Robert Christgau: Dean of American Rock Critics

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Articles [NAJP]

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I recent caught Chai Vasarhelyi's Youssou Ndour: I Bring What I Love at a sparsely populated Magno Screening Room in Manhattan. Ran into an old friend who expressed the hope that the music would be like (1990's) Set and not (1994's) The Guide as if N'Dour's decade at the Nonesuch label hadn't existed--and who knowing that smidgen was more expert than 95 if not 100 percent of the other film critics who'd cover the film if the film got lucky. It deserves to. Just by offering onscreen translations, Vasarhelyi clarifies stuff about N'Dour that even someone as expert as moi doesn't always remember--basically, how didactic and moralistic his nevertheless catchy and kinetic songs are. We also meet his extended family, especially his stern dad and feeble, heroic 96-year-old griot grandma, who died while the film was in process--but never the wife who produced the son who eventually accompanied him to mosque. Vasarhelyi herself was new to the music and making it up as she went along, hitting N'Dour just as his 2004 Egypt project was coming to fruition. First thing I learned was something I don't recall the Nonesuch publicity of the time making clear--that the Cairo sessions where most of Egypt was recorded were pre-9/11, then held till the time seemed right years later. (Did I ask anybody that question when I covered? Didn't occur to me. I was pretty busy boning up on Sufism.) The other was that Egypt was very controversial in Senegal, where N'Dour is a major hero but where clerical hotshots condemned him for integrating religious lyrics and secular music.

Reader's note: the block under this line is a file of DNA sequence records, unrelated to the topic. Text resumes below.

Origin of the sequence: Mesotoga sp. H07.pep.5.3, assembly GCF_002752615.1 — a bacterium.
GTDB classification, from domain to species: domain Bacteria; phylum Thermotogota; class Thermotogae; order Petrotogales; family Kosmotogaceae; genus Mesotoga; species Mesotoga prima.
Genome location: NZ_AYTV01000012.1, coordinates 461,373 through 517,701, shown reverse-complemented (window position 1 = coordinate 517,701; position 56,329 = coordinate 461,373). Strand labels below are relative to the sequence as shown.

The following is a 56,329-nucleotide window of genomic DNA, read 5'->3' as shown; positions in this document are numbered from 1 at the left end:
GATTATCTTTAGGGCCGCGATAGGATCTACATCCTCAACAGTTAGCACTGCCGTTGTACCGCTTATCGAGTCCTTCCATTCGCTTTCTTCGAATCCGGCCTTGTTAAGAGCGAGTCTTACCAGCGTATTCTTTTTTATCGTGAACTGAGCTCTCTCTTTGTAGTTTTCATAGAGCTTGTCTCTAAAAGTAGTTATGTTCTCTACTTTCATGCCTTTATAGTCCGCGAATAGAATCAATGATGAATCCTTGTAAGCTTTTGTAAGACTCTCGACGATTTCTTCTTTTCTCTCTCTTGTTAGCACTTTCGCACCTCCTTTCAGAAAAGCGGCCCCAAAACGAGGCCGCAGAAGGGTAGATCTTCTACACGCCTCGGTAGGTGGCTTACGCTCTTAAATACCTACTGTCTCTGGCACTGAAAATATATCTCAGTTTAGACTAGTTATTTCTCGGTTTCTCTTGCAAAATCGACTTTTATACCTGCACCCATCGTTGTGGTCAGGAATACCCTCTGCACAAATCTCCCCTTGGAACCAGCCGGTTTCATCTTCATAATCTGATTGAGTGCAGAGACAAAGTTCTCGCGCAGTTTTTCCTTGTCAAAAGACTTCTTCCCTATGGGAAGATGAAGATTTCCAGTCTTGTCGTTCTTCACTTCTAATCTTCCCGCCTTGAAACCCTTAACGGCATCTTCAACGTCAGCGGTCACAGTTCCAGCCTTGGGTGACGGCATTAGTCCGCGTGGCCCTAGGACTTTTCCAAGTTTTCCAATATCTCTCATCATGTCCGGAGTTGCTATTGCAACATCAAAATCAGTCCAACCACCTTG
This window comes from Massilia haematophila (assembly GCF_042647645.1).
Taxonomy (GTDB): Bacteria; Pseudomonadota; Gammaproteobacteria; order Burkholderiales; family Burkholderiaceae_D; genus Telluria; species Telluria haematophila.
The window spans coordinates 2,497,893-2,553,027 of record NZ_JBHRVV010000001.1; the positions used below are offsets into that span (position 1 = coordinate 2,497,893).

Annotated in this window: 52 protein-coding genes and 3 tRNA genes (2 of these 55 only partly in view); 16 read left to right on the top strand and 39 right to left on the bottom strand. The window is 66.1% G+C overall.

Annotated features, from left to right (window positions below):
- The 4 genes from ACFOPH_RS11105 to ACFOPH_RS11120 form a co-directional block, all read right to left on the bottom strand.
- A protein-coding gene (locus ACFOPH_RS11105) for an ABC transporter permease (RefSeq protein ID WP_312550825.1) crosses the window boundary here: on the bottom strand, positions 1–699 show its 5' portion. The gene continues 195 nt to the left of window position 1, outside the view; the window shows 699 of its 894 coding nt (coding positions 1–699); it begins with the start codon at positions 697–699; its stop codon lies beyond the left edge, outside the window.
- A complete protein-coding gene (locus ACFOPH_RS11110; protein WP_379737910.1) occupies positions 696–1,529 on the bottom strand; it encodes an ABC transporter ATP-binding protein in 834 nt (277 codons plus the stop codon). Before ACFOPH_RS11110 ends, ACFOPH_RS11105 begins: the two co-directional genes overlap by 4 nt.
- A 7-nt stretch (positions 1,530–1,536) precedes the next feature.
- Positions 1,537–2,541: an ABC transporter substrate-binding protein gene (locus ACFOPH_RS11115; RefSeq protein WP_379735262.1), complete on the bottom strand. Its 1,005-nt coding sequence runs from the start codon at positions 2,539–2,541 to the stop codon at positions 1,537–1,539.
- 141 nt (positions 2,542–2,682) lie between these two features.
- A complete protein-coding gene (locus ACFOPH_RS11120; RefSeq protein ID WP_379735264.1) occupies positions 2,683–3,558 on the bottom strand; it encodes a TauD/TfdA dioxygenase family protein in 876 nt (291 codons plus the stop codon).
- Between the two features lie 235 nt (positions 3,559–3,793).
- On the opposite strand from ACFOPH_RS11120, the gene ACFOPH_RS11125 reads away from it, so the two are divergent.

Illustrating the controversy were shots of Senegalese newspaper stories, their headlines subtitled. I thought I'd been taken out of the film when I was unable to provide similar paper-and-ink documentation of the column I wrote about Egypt, but apparently the Voice finally came up with a copy, and there I was telling N'Dour how his album documented the variety of not just Islam but Sufism (next time I'll wear a nicer shirt). I wonder what the digital equivalent of this cinematic trope will be. (ZOOM IN ON KINDLE). And speaking of obsolescent cultural artifacts, the climax of the film comes when Egypt wins a Grammy. (CLOSE-UP OF GRAMMY TV COVERAGE IN DAKAR, WHERE IT IS PROBABLY ABOUT 5 IN THE MORNING. PHONE RINGS. NDOUR'S AMERICAN REP INFORMS HIM THAT HE WON GRAMMY EVEN THOUGH TV SHOW NEVER MENTIONED IT.) Somehow, the Grammy defused the Senegalese situation. There's a hilarious shot of that silly piece of brass going through the X-ray machine at the Dakar airport. There's a parade. N'Dour is invited to a state dinner with the president. He gets to duet with the nation's most prominent religious singer. (RELIGIOUS SINGER LEAVES ROOM. CAMERA FOLLOWS. HE IS WEEPING, APPARENTLY WITH JOY.)

Film crits, those who survive--worthy of coverage. Music crits--back your colleagues up or volunteer yourself. Assuming you know something about N'Dour. Which by now you probably should.

Articles, Apr. 3, 2009

Poptastic Bye-Bye EMP Lookback